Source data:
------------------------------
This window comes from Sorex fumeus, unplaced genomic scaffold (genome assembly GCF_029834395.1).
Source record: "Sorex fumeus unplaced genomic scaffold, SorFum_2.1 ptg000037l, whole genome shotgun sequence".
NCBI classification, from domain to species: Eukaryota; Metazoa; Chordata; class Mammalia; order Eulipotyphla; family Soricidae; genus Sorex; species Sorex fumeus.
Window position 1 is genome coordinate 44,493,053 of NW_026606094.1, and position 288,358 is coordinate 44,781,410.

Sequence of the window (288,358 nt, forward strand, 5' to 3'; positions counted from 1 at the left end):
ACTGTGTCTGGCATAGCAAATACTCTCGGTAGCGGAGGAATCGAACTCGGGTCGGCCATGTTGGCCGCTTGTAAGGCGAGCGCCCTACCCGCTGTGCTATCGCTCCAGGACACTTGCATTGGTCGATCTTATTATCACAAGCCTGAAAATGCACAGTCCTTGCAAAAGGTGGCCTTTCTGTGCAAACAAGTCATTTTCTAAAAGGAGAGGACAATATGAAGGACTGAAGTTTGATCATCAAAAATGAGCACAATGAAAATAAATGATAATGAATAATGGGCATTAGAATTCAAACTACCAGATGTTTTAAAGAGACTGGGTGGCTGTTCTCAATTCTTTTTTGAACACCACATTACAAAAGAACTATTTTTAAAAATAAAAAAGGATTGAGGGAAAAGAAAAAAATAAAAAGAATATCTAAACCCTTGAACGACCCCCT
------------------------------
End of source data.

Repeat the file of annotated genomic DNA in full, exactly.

This window comes from Sorex fumeus, unplaced genomic scaffold (genome assembly GCF_029834395.1).
Source record: "Sorex fumeus unplaced genomic scaffold, SorFum_2.1 ptg000037l, whole genome shotgun sequence".
NCBI classification, from domain to species: Eukaryota; Metazoa; Chordata; class Mammalia; order Eulipotyphla; family Soricidae; genus Sorex; species Sorex fumeus.
Window position 1 is genome coordinate 44,493,053 of NW_026606094.1, and position 288,358 is coordinate 44,781,410.

Sequence of the window (288,358 nt, forward strand, 5' to 3'; positions counted from 1 at the left end):
ACTGTGTCTGGCATAGCAAATACTCTCGGTAGCGGAGGAATCGAACTCGGGTCGGCCATGTTGGCCGCTTGTAAGGCGAGCGCCCTACCCGCTGTGCTATCGCTCCAGGACACTTGCATTGGTCGATCTTATTATCACAAGCCTGAAAATGCACAGTCCTTGCAAAAGGTGGCCTTTCTGTGCAAACAAGTCATTTTCTAAAAGGAGAGGACAATATGAAGGACTGAAGTTTGATCATCAAAAATGAGCACAATGAAAATAAATGATAATGAATAATGGGCATTAGAATTCAAACTACCAGATGTTTTAAAGAGACTGGGTGGCTGTTCTCAATTCTTTTTTGAACACCACATTACAAAAGAACTATTTTTAAAAATAAAAAAGGATTGAGGGAAAAGAAAAAAATAAAAAGAATATCTAAACCCTTGAACGACCCCCT